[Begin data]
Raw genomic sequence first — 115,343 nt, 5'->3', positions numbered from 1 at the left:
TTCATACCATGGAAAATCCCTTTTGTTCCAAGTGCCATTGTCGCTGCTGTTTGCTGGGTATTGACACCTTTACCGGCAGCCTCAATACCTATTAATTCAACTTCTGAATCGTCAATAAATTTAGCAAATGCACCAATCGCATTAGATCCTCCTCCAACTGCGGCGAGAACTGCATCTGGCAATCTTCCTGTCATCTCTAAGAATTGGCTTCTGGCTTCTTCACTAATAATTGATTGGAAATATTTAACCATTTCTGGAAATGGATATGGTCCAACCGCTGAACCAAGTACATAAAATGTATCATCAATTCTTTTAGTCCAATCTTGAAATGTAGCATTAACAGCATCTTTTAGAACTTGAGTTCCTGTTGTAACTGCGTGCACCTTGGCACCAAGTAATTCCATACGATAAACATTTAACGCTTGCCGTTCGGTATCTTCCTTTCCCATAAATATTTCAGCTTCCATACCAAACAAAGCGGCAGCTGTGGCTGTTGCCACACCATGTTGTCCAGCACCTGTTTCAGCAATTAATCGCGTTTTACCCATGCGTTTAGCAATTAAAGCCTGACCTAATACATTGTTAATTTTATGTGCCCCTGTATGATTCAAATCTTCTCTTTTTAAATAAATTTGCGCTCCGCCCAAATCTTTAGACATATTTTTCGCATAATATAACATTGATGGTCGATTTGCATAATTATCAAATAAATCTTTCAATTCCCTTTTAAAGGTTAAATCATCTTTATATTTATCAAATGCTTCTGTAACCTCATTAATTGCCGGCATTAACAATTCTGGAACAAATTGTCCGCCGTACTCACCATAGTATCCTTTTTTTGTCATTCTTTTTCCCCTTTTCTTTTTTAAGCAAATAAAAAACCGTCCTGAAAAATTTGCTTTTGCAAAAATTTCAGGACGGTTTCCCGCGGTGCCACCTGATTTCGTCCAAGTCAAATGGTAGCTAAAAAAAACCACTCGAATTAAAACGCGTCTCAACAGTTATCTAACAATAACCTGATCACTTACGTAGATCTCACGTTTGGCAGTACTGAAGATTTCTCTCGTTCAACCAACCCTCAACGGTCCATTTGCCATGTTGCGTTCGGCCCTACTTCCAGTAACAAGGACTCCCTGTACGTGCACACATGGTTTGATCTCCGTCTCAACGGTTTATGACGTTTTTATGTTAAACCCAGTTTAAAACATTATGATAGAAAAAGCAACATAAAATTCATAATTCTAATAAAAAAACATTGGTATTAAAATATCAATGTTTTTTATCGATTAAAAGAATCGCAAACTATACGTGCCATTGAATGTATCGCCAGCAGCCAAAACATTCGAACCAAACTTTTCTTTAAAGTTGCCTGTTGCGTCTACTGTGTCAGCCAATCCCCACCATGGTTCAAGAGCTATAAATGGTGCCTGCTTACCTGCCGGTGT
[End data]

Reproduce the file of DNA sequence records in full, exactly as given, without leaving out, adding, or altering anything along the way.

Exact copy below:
Raw genomic sequence first — 115,343 nt, 5'->3', positions numbered from 1 at the left:
TTCATACCATGGAAAATCCCTTTTGTTCCAAGTGCCATTGTCGCTGCTGTTTGCTGGGTATTGACACCTTTACCGGCAGCCTCAATACCTATTAATTCAACTTCTGAATCGTCAATAAATTTAGCAAATGCACCAATCGCATTAGATCCTCCTCCAACTGCGGCGAGAACTGCATCTGGCAATCTTCCTGTCATCTCTAAGAATTGGCTTCTGGCTTCTTCACTAATAATTGATTGGAAATATTTAACCATTTCTGGAAATGGATATGGTCCAACCGCTGAACCAAGTACATAAAATGTATCATCAATTCTTTTAGTCCAATCTTGAAATGTAGCATTAACAGCATCTTTTAGAACTTGAGTTCCTGTTGTAACTGCGTGCACCTTGGCACCAAGTAATTCCATACGATAAACATTTAACGCTTGCCGTTCGGTATCTTCCTTTCCCATAAATATTTCAGCTTCCATACCAAACAAAGCGGCAGCTGTGGCTGTTGCCACACCATGTTGTCCAGCACCTGTTTCAGCAATTAATCGCGTTTTACCCATGCGTTTAGCAATTAAAGCCTGACCTAATACATTGTTAATTTTATGTGCCCCTGTATGATTCAAATCTTCTCTTTTTAAATAAATTTGCGCTCCGCCCAAATCTTTAGACATATTTTTCGCATAATATAACATTGATGGTCGATTTGCATAATTATCAAATAAATCTTTCAATTCCCTTTTAAAGGTTAAATCATCTTTATATTTATCAAATGCTTCTGTAACCTCATTAATTGCCGGCATTAACAATTCTGGAACAAATTGTCCGCCGTACTCACCATAGTATCCTTTTTTTGTCATTCTTTTTCCCCTTTTCTTTTTTAAGCAAATAAAAAACCGTCCTGAAAAATTTGCTTTTGCAAAAATTTCAGGACGGTTTCCCGCGGTGCCACCTGATTTCGTCCAAGTCAAATGGTAGCTAAAAAAAACCACTCGAATTAAAACGCGTCTCAACAGTTATCTAACAATAACCTGATCACTTACGTAGATCTCACGTTTGGCAGTACTGAAGATTTCTCTCGTTCAACCAACCCTCAACGGTCCATTTGCCATGTTGCGTTCGGCCCTACTTCCAGTAACAAGGACTCCCTGTACGTGCACACATGGTTTGATCTCCGTCTCAACGGTTTATGACGTTTTTATGTTAAACCCAGTTTAAAACATTATGATAGAAAAAGCAACATAAAATTCATAATTCTAATAAAAAAACATTGGTATTAAAATATCAATGTTTTTTATCGATTAAAAGAATCGCAAACTATACGTGCCATTGAATGTATCGCCAGCAGCCAAAACATTCGAACCAAACTTTTCTTTAAAGTTGCCTGTTGCGTCTACTGTGTCAGCCAATCCCCACCATGGTTCAAGAGCTATAAATGGTGCCTGCTTACCTGCCGGTGT